After meeting Taylor and Grosse, Fang — to Taylor's amusement and Grosse's outrage — brutally interrogates Chan and learns that he works for Jack Wilton, an import/export businessman whose varied portfolio — including the operation of a martial arts school — is merely a smokescreen for his criminal activities; his wide array of legitimate and illegitimate interests effectively make him Sydney's most powerful man and near-impossible to arrest. Just before his trial, Chan is shot dead, prompting Fang to chase the sniper, John Grantley, through the streets of Paddington and into a Chinese restaurant, where they fight, leading to Grantley's death; Fang discovers he was a martial arts instructor in Wilton's employ.

Despite Taylor and Grosse's warnings, Fang insists on confronting Wilton; a meeting with Mallory, his chief secretary, proves fruitless. During his morning exercise, he recalls his promise to meet with Caroline after seeing a pigeon in-flight, which reminds him of her hang-gliding; she takes him as her guest to a party at Wilton's mansion. After a "demonstration" between Fang, Wilton and his thugs turns brutal, he is ordered to leave after Wilton trains a crossbow on him. Fang then infiltrates his martial arts school and is near-fatally injured in an extended fight with its staff and students. He hitches a ride with two university students, Angelica and her friend Mei Ling, who take him to the veterinary clinic of the former's father in the countryside of Bathurst. Fang romances Angelica as he is nursed back to health, but insists on returning to Sydney.

Angered by Fang's interference, Wilton has Mallory trace his whereabouts from the licence plate of Angelica's van, and sends a squad of assassins after him as he and Angelica drive back to the city. A bomb planted on the van causes it to crash, killing Angelica. Enraged, Fang commandeers a Chrysler Valiant Charger and defeats the gangsters through a series of violent car chases. Learning of Fang's survival, Wilton barricades himself in the penthouse of his skyscraper headquarters.

With Caroline's help, Fang flies her glider from Stanwell Park over Sydney Harbour, landing on the roof of the skyscraper. Allowing a line of rope to reach the bottom of the building, he swings into the penthouse, where he battles and overpowers Wilton after his clothes and hand are burnt by his fireplace. Retrieving a bag of heroin from a nearby safe — which is heavily stocked with drugs and weapons — Fang tapes a grenade to Wilton's mouth and threatens to arm it unless he writes and signs a confession describing his crimes. Wilton does so, but Fang accidentally pulls the pin when he is distracted by one of Wilton's guards, prompting him to seal Wilton in the safe. He abseils to the ground, where he is met by Taylor and Grosse, presenting the drugs and confession to them as evidence. The grenade detonates the other bombs in the safe, killing Wilton and destroying the penthouse in a spectacular explosion. Finally won over by Fang's methods, Taylor and Grosse laugh in amazement.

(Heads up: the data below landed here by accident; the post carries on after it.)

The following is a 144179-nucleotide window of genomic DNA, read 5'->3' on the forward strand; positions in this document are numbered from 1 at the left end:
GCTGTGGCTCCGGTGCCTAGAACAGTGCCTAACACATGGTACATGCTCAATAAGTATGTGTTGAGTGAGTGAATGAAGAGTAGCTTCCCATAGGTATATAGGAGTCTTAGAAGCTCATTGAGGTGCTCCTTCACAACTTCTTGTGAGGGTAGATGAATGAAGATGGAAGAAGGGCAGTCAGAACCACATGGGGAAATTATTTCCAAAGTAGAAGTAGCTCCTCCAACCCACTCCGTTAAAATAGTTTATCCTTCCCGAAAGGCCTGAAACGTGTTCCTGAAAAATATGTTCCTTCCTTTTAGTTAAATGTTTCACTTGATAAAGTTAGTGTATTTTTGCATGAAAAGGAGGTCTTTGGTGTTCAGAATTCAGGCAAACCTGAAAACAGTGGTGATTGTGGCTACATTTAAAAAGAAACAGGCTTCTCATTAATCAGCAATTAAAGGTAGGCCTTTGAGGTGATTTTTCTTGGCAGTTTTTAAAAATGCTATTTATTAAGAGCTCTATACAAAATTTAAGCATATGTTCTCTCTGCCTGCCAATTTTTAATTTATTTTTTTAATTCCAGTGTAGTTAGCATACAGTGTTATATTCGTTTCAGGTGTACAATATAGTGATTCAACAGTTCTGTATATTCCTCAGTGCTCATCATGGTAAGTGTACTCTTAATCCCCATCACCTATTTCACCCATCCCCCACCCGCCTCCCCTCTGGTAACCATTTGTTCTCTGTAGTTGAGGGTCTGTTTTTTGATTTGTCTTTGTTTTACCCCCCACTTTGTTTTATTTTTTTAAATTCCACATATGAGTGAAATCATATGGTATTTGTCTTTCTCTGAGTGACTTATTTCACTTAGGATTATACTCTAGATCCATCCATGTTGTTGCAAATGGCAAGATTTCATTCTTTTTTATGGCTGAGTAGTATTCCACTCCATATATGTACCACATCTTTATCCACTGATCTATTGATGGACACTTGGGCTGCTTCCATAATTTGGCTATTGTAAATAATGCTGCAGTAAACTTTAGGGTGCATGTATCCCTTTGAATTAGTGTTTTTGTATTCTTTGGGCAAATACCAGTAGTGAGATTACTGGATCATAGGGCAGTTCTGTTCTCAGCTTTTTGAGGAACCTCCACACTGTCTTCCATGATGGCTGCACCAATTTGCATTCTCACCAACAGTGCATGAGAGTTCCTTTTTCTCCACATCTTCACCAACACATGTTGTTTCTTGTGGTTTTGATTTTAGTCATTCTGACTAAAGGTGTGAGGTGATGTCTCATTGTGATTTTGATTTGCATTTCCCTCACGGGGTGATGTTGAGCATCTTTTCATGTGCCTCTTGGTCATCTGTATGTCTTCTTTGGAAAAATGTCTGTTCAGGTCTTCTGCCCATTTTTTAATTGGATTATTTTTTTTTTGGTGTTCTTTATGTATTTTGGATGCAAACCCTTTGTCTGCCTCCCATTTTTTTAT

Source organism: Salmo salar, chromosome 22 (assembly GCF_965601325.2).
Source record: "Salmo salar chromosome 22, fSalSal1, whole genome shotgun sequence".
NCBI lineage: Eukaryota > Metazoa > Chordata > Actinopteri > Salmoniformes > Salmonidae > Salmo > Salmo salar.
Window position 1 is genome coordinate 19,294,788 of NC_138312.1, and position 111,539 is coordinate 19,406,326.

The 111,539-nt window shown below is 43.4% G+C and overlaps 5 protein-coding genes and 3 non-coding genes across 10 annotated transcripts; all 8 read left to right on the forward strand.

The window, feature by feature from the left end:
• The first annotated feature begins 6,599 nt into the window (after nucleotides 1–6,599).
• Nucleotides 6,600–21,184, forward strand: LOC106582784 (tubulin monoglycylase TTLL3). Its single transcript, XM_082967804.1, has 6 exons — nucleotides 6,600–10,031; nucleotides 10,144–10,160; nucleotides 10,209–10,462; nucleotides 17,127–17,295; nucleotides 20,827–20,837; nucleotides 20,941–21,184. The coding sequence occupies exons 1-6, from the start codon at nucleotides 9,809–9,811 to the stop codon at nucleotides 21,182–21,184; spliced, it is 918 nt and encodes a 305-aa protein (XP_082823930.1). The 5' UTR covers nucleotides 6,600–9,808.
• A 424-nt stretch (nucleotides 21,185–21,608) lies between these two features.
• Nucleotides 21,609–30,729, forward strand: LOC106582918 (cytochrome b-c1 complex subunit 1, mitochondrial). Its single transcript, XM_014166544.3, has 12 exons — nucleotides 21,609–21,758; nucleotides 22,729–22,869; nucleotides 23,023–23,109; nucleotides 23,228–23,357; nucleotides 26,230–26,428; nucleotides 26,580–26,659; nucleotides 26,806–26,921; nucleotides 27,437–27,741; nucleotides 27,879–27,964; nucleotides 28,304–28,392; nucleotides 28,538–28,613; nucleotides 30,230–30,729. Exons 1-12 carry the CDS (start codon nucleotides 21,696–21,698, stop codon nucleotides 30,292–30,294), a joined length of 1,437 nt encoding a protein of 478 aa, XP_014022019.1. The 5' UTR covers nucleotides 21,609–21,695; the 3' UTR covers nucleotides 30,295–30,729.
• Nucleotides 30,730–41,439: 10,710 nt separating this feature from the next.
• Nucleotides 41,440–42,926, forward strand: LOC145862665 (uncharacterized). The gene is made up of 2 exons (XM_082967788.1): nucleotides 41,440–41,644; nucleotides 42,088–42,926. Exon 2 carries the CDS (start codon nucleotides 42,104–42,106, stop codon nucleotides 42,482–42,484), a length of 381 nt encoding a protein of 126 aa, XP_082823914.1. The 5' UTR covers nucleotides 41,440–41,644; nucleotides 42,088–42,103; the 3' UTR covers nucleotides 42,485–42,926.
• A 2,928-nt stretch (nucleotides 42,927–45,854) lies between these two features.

• Jimmy Wang Yu as Inspector Fang Sing Leng
    • Roy Chiao as Inspector Fang Sing Leng (voice, uncredited)
  • George Lazenby as Jack Wilton
  • Hugh Keays-Byrne as Sergeant Morrie Grosse
  • Roger Ward as Inspector Bob Taylor
  • Ros Speirs as Caroline Thorne
  • Rebecca Gilling as Angelica Pearson
  • Grant Page as John Grantley, Wilton's Assassin
  • Sammo Hung (as Hung Kam Po) as Win Chan
  • Frank Thring as Willard
  • Deryck Barnes as Dr. Derek Pearson, Angelica's Father
  • Ian Jamieson as Drug Courier
  • Bill Hunter as Peterson, Martial Arts School Manager
  • Elaine Wong as Mei Ling, Angelica's Friend
  • John Orcsik as Charles, Caroline's Boyfriend
  • Geoffrey Brown as Martial Arts Heavy
  • Kevin Broadribb as Martial Arts Heavy
  • Brian Trenchard-Smith as Martial Arts Heavy
  • Peter Armstrong as Wilton's Bodyguard
  • Rangi Nikora as Wilton's Bodyguard
  • Bob Hicks as Wilton's Bodyguard
  • Max Aspin as Wilton's Bodyguard
  • Robert Fay as Wilton's Bodyguard
  • Ruth Erica as Wilton's Target Girl
  • Andre Morgan as Rooftop Guard (uncredited)
  • Phillip Avalon as Taylor's Uluru Partner (uncredited)

Stunt Team[edit]

  • Peter Armstrong - Stunt Coordinator
  • Grant Page - Stunt Coordinator
  • Sammo Hung - Martial Arts Choreographer
  • Rangi Nikora
  • Sha Yuan-Pian
  • Ian Jamieson
  • Yin Yuan
  • Bob Hicks
  • Robert Chan
  • Max Aspin
  • To Wai-Wo
  • Gerry Gauslaa
  • Ke-Ming Lin